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I'm not sure if there is a given term for this problem but I'm trying to find the number of iterations required to complete this type of pattern:

Consider two patterns/lists: [a,b,c] & [0,1]

The entire pattern would be a0 b1 c0 a1 b0 c1 and the number of iterations would be 6.

I wrote a perl script to calculate several of these patterns:

3 vs. 2:

    1:      1 1
    2:      2 2
    3:      3 1
    4:      1 2
    5:      2 1
    6:      3 2

4 vs. 5:

    1:      1 1
    2:      2 2
    3:      3 3
    4:      4 4
    5:      1 5
    6:      2 1
    7:      3 2
    8:      4 3
    9:      1 4
    10:     2 5
    11:     3 1
    12:     4 2
    13:     1 3
    14:     2 4
    15:     3 5
    16:     4 1
    17:     1 2
    18:     2 3
    19:     3 4
    20:     4 5

6 vs. 4:

    1:      1 1
    2:      2 2
    3:      3 3
    4:      4 4
    5:      5 1
    6:      6 2
    7:      1 3
    8:      2 4
    9:      3 1
    10:     4 2
    11:     5 3
    12:     6 4

12 vs. 9:

    1:      1 1
    2:      2 2
    3:      3 3
    4:      4 4
    5:      5 5
    6:      6 6
    7:      7 7
    8:      8 8
    9:      9 9
    10:     10 1
    11:     11 2
    12:     12 3
    13:     1 4
    14:     2 5
    15:     3 6
    16:     4 7
    17:     5 8
    18:     6 9
    19:     7 1
    20:     8 2
    21:     9 3
    22:     10 4
    23:     11 5
    24:     12 6
    25:     1 7
    26:     2 8
    27:     3 9
    28:     4 1
    29:     5 2
    30:     6 3
    31:     7 4
    32:     8 5
    33:     9 6
    34:     10 7
    35:     11 8
    36:     12 9

Is there a term for this type of "algorithm"? How can I algebraically solve for the number of iterations without going through each one at a time?

Can someone help me derive a formula?

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2  
If given 'x vs. y', looks like it's: $$\frac{x * y}{\text{gcd}\left( x , y \right)}$$? –  Nicolas Villanueva Sep 16 '11 at 15:26
    
please expand... gcd = greated common denomination? –  CheeseConQueso Sep 16 '11 at 15:27
    
gcd($x , y$) typically means 'Greatest Common Divisor of $x$ and $y$' –  Nicolas Villanueva Sep 16 '11 at 15:28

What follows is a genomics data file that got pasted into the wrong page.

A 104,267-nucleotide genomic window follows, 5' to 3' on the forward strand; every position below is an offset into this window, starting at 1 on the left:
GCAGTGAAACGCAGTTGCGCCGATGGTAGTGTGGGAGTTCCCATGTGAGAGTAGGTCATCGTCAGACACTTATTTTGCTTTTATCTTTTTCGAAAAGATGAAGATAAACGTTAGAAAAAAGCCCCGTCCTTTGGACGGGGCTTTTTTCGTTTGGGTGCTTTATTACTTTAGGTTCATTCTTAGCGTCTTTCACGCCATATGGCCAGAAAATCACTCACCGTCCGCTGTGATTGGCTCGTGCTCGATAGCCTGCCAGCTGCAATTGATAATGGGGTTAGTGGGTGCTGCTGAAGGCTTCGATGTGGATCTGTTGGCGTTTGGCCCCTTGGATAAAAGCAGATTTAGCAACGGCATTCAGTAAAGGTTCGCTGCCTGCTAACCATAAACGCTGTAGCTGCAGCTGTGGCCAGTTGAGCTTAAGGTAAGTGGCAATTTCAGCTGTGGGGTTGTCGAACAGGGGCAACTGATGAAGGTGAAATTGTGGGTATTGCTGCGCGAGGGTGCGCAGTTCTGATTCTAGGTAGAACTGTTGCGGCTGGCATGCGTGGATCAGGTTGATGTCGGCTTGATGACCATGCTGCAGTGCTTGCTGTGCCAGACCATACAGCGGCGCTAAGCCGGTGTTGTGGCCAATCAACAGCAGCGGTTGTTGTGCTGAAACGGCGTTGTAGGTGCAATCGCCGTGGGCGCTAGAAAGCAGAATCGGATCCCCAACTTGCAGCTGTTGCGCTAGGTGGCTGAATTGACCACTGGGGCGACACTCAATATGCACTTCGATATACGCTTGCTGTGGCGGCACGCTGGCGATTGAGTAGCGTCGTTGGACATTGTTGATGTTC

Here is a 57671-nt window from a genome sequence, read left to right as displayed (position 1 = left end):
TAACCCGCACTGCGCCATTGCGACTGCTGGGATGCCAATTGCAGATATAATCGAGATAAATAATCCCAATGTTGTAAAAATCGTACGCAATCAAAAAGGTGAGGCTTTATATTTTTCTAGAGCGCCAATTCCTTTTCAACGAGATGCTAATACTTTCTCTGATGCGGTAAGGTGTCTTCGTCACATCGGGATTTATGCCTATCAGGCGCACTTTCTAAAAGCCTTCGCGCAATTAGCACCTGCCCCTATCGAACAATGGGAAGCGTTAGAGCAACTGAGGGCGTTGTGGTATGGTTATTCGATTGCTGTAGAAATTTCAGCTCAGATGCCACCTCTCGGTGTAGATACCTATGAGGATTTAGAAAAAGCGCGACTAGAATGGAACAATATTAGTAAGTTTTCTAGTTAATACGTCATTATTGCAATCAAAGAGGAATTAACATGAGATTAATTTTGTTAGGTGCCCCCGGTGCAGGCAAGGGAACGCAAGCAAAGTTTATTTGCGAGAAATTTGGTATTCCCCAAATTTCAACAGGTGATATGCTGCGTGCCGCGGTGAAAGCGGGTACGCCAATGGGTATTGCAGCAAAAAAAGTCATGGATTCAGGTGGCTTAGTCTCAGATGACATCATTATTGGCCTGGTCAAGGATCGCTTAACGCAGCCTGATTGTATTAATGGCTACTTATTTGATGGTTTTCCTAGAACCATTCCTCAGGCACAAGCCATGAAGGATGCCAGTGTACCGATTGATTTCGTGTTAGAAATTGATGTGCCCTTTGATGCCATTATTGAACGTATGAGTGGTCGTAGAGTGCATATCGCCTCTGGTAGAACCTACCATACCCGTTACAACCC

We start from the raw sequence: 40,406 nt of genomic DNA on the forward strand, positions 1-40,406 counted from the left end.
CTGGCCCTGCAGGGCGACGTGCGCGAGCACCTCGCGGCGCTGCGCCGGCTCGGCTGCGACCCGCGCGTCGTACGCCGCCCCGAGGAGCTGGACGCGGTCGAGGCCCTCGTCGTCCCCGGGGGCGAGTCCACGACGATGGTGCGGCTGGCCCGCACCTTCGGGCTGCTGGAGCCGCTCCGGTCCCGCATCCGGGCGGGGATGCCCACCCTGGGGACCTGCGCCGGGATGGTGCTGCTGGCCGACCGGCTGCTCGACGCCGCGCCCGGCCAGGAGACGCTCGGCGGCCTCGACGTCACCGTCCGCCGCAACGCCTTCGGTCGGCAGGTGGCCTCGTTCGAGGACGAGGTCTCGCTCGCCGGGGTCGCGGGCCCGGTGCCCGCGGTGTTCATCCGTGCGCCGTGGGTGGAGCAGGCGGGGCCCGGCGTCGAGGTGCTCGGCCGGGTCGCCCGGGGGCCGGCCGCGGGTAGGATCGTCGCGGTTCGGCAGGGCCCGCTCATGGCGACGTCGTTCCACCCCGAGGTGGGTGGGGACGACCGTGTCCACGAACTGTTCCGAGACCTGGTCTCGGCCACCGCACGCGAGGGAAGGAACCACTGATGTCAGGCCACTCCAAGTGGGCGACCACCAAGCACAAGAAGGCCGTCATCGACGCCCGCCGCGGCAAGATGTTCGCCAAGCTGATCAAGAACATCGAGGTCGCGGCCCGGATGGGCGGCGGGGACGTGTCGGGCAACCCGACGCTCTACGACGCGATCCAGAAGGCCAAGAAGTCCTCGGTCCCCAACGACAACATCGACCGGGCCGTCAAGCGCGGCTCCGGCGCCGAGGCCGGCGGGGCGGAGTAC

wouldn't that resolve to 1 if x & y were 2 & 3, respectively? –  CheeseConQueso Sep 16 '11 at 15:31
    
gcd(2,3) = 1 en.wikipedia.org/wiki/Euclidean_algorithm –  Nicolas Villanueva Sep 16 '11 at 15:33
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1 Answer 1

up vote 2 down vote accepted

Given two inputs $a$ and $b$ the running time is the least common multiple of $a$ and $b$, which is typically notated ${\rm lcm}(a,b)$.

The least common multiple $m$ is the smallest number you can find so that there are two other numbers $h$ and $k$ which together satisfy

$$ah = bk = m$$

In your case, you are taking two lists $(1,\dots,a)$ and $(1,\dots,b)$ and repeating them side by side, until the lengths of the outputs coincide (I presume that this is exactly what your Perl script does). When you have done this, you will have written the first sequence out $h$ times and the second sequence $k$ times, for a total of $m={\rm lcm}(a,b)$ iterations.

An easy way to calculate the least common multiple is first to calculate the greatest common divisor (using Euclid's algorithm) and then use the relationship

$${\rm lcm}(a,b) = \frac{ab}{{\rm gcd}(a,b)}$$

More information about the least common multiple available on the Wikipedia page.

share|improve this answer
    
Haha, totally forgot that what I wrote down WAS the LCM :P –  Nicolas Villanueva Sep 16 '11 at 15:34
    
that looks good so far using 4 vs 6 –  CheeseConQueso Sep 16 '11 at 15:35
    
thats it... thanks a lot! –  CheeseConQueso Sep 16 '11 at 15:36
    
im using this to write poly-rhythmic music... helps me figure out how many times the drummer needs to repeat a 4/4 bar! –  CheeseConQueso Sep 16 '11 at 15:37
    
@Nicolas sorry, didn't see your comment when I posted this - props to you! –  Chris Taylor Sep 16 '11 at 15:38
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